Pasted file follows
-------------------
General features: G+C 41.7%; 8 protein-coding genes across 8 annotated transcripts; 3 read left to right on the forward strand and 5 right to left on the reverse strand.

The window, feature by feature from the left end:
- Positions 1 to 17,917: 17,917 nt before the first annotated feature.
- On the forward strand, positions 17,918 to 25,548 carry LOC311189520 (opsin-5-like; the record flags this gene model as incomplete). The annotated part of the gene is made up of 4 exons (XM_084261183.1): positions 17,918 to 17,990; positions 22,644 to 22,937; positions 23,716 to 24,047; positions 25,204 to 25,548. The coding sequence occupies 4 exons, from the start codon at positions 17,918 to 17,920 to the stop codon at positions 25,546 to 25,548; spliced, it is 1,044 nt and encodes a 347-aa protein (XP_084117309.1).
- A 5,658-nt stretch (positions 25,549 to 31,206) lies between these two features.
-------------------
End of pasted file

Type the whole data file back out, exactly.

General features: G+C 41.7%; 8 protein-coding genes across 8 annotated transcripts; 3 read left to right on the forward strand and 5 right to left on the reverse strand.

The window, feature by feature from the left end:
- Positions 1 to 17,917: 17,917 nt before the first annotated feature.
- On the forward strand, positions 17,918 to 25,548 carry LOC311189520 (opsin-5-like; the record flags this gene model as incomplete). The annotated part of the gene is made up of 4 exons (XM_084261183.1): positions 17,918 to 17,990; positions 22,644 to 22,937; positions 23,716 to 24,047; positions 25,204 to 25,548. The coding sequence occupies 4 exons, from the start codon at positions 17,918 to 17,920 to the stop codon at positions 25,546 to 25,548; spliced, it is 1,044 nt and encodes a 347-aa protein (XP_084117309.1).
- A 5,658-nt stretch (positions 25,549 to 31,206) lies between these two features.